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Brazilian Archives of Biology and Technology

Print version ISSN 1516-8913On-line version ISSN 1678-4324

Braz. arch. biol. technol. vol.62  Curitiba  2019  Epub Oct 24, 2019 

Article - Biological and Applied Sciences

Sampling Methodology of Alphitobius diaperinus (Coleptera: Tenebrionidae) Population in Poultry Houses

Daian Guilherme Pinto de Oliveira1  *

Rafael Freire Miguel1

Andrea Kusumota Bonini2

Luis Francisco Angeli Alves2

1Federal University of Technology Paraná, Department of Biology, Santa Helena, Paraná, Brazil;

2Western Paraná State University, Agricultural Biotechnology Lab., Cascavel, Paraná, Brazil.


This paper describes a methodology to evaluate Alphitobius diaperinus (Darkling beetle) population in order to estimate the effectiveness of control methods, consisting of direct sample collections from the poultry litter in 18 points, counting of adults and larvae, and subsequent comparison of the values obtained before and after of control strategies. It allows estimating the total population, population in a known area, as well to analyze the variations in different points all over the aviary. The method has shown to be very versatile, being indicated for population studies and efficacy evaluations, once it has already been validated in different experimental conditions.

Keywords: Lesser mealworm; Darkling beetle; Direct sampling


Alphitobius diaperinus (Panzer, 1797) (Coleoptera: Tenebrionidae), popularly known as lesser mealworm is a pest commonly found in litters of poultry houses, feeding on excrements, poultry food and dead fowls, being considered one of the main problems related to commercial poultry farming all over the world [1,2]. Larvae and adults are ingested by fowls as alternative to balanced poultry food, influencing the development of the latter , as well as being potential bird’s pathogen vectors, especially for Salmonella spp. (Enterobacteriales: Enterobacteriaceae) [3,4,5].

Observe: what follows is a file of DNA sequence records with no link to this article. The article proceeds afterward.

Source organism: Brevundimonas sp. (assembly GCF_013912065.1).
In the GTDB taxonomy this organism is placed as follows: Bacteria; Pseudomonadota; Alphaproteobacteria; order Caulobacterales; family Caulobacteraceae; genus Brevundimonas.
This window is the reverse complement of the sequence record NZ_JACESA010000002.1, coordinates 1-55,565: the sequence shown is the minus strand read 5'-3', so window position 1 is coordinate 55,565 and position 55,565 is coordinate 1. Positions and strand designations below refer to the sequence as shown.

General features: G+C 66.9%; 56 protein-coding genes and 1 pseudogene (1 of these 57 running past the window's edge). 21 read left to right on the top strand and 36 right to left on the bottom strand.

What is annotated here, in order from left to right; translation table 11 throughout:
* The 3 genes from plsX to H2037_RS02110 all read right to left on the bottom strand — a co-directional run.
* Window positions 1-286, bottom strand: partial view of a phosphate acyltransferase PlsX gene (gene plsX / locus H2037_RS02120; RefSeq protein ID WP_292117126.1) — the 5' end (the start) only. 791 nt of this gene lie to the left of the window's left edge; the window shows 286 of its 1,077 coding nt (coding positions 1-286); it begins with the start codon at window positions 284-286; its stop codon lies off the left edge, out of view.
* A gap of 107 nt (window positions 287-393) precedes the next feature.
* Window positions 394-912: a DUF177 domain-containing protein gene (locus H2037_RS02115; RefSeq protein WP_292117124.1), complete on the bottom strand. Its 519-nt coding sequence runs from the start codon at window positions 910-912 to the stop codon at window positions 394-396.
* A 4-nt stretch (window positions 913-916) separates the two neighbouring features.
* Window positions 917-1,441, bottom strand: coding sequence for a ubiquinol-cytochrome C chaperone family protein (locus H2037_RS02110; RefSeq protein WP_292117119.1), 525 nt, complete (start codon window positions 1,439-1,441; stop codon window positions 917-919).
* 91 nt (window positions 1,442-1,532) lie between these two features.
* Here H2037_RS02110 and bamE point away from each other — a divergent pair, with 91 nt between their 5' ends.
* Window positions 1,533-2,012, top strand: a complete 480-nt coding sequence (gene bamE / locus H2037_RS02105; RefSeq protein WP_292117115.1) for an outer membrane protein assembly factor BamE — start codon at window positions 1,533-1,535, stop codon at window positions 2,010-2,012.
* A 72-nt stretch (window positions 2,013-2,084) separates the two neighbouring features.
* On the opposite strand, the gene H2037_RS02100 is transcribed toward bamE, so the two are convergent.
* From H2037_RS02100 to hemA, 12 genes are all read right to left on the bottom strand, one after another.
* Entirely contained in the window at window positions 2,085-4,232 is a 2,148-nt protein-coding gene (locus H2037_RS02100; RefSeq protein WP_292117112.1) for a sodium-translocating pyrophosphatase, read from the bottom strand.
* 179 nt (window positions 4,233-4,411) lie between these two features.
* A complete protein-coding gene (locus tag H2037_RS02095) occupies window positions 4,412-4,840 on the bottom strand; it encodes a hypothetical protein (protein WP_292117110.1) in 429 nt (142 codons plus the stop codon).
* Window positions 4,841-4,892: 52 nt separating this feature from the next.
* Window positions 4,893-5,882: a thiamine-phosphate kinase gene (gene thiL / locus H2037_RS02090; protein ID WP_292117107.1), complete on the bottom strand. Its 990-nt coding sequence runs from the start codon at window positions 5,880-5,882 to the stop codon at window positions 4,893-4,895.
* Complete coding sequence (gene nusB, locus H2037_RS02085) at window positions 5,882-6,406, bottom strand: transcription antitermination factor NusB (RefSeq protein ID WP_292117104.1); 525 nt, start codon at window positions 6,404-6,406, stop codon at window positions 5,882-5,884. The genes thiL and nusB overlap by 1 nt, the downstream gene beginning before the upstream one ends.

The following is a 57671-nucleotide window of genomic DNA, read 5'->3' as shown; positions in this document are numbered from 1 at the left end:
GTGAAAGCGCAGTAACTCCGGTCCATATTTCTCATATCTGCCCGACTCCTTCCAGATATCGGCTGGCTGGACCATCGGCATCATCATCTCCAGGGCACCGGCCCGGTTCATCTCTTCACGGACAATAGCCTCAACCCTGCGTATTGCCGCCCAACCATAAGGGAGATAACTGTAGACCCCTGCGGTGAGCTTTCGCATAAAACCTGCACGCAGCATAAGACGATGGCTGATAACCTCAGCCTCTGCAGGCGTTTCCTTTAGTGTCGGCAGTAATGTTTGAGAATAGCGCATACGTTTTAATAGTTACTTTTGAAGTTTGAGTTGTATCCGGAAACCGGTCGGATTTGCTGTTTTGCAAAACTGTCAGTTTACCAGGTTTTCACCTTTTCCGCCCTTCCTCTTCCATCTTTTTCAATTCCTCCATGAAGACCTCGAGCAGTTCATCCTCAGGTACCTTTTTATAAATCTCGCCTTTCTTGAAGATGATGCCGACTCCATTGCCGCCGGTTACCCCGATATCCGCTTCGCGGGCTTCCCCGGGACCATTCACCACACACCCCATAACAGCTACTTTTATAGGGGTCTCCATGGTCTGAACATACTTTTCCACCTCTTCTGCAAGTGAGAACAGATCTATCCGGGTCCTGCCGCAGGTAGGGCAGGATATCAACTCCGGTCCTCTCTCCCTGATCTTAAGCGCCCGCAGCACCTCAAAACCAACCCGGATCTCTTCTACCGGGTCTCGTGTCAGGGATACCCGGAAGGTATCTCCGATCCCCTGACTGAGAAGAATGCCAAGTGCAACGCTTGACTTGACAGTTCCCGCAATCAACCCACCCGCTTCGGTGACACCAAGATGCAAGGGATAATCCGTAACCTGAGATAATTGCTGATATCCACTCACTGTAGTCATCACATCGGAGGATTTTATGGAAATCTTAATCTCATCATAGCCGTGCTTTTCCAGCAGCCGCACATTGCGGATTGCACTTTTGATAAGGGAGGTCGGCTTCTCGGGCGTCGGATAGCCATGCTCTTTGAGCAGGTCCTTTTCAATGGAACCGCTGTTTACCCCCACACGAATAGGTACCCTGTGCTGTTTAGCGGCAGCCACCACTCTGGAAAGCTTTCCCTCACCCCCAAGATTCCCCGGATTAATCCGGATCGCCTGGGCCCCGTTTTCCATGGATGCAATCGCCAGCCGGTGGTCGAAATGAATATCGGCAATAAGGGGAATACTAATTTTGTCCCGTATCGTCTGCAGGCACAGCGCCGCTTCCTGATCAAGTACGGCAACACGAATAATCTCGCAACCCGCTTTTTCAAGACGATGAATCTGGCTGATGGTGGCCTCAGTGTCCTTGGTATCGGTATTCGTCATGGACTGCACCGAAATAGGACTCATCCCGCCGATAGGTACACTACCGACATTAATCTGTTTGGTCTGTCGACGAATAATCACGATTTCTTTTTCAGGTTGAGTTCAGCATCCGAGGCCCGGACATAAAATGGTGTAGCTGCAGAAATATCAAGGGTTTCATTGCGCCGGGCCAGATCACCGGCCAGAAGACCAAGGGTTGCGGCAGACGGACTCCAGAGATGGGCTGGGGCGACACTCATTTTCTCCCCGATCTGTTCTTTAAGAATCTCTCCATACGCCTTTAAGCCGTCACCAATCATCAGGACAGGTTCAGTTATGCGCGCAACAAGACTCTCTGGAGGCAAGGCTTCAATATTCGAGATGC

The insect population sampling is an important tool in the study of ecology and in the correct implementation of control methods [6]. Few works were carried out to lesser mealworm population studies, both in Brazil and in other countries [7,8,9,10,11], making the sampling methodology a major difficulty when standardizing tests of control methods for this insect.

The main sampling study on poultry aviaries was conducted by [6], who proposed a direct sampling methodology, focusing on the main points of the pest occurrence. Such methodology proved to be suitable. However, depending on the population variation of the aviary, it may not be very effective in assessing the effectiveness of control strategies, because it does not consider points evenly distributed (resulting in high variation between samples), as well as it does not provide statistical tests for treatment comparisons, among other practical difficulties.

Thus, this study describes a methodology for evaluating the A. diaperinus population and its validation in experiments with pest control methods.


The methodology described by [6] is to collect directly samples of litter in quadrants (30×30 cm) spread over the entire length of the poultry house in 14 points (6 close to the pillars; 4 close to the small walls; 4 under the feeders), sieving the samples and counting the adults. The authors suggest collection of two samples; the first in the last week of the batch previous to the control method application, and the second in the last week of the batch that was stored after the application.

Seeking to improve and qualify the steps, changes in the methodology were made regarding number of sampling points and locations, consideration of subsamples, distinct counting of insects, number of evaluations, as well as changes in the analysis of the data obtained, also indicating the statistical analysis procedure.

Based on data obtained in the previous tests, a sequence of procedures for the new method was established. The aviary is divided into three areas (entrance, housing, back), distributing two points for sampling to each area, in the right and left side. Each point is a sample composed of three subsamples, taken directly by collecting from the litter in quadrants (30×30 cm) in total depth till the soil, close to the pillar, in the small wall and under the feeders, totaling 18 points along the entire length of the aviary.

The samples are sieved, then stored in resistant plastic bags and kept at -20°C for at least 48 hours. Then the insects are counted by distinguishing larvae and adults. An evaluation must be made in the last week of the batch before the application of control method (previous), another after applying and housing the fowls (post 1), and another in the last week of the batch that was stored after the application (post 2).